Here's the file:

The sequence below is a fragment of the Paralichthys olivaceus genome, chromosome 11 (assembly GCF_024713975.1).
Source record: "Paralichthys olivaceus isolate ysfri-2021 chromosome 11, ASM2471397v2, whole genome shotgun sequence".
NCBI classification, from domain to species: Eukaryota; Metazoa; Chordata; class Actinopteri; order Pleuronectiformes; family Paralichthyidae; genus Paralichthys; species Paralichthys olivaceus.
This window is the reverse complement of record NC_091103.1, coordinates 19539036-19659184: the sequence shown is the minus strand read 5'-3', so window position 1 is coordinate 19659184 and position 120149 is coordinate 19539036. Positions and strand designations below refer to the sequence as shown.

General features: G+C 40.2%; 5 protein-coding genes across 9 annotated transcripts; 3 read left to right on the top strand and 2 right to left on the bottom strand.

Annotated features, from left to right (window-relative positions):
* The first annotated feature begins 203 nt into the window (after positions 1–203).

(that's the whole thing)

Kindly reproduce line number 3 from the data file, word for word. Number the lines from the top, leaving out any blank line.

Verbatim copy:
NCBI classification, from domain to species: Eukaryota; Metazoa; Chordata; class Actinopteri; order Pleuronectiformes; family Paralichthyidae; genus Paralichthys; species Paralichthys olivaceus.